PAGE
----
CHICAGO (WLS) -- Rising COVID vaccination rates may be giving people a false sense of security and contributing to rising infection numbers, doctors fear.
With spring in the air and people anxious to get out, Chicago's Magnificent Mile looked more like pre-pandemic days as sidewalks filled up at the start of the holiday weekend. And that could be a problem.
"The key thing to recognize is most people are not vaccinated, so most people you come in contact with are not," said Dr. Michael Ison, Northwestern Memorial Hospital Infections Diseases.
In Illinois, almost 18% of the population is fully vaccinated, meaning they're two weeks beyond receiving their second dose of the Pfizer or Moderna vaccines or two weeks beyond the single-dose Johnson & Johnson vaccine.
"It takes time for your immune system to respond to the vaccine, so it's not instantaneous," Ison said.
Infections disease doctors warn that you are still vulnerable between doses.
"We have seen infections in patients between one and two, in fact studies show after the first two weeks there isn't any protection," said Johnathan Pinksy, Edward Hospital Medical Director of Infection Control.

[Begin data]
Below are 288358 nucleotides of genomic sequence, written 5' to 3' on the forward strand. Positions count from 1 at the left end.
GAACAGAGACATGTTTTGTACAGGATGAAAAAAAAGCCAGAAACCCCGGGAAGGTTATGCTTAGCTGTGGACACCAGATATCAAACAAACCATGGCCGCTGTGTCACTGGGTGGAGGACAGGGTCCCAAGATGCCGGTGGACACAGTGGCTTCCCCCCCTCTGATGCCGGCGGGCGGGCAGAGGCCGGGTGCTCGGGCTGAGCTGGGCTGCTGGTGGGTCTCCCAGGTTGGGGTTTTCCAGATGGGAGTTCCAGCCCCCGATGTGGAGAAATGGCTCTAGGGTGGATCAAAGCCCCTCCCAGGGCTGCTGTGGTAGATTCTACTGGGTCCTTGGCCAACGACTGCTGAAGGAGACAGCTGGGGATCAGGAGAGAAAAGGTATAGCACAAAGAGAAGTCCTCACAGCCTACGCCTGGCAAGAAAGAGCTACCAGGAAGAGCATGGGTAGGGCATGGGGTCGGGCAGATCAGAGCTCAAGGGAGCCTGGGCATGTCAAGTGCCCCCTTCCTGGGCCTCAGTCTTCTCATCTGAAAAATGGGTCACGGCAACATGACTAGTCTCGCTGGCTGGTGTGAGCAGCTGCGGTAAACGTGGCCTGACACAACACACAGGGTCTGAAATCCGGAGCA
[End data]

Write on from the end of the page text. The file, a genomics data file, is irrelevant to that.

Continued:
It's also still unclear whether the vaccines protect you from infection and transmission. There are many ongoing studies, including one about to start at Northwestern with college students. Doctors say there are some encouraging data points regarding transmission.
"As they gather more and more information, we are learning that it is also protective against transmission," Pinsky said.
Possible protection against transmission and very effective against severe illness and death is enough for the CDC to give the green light to resume travel for people who are fully vaccinated, but as doctors remind people, the majority of America is not.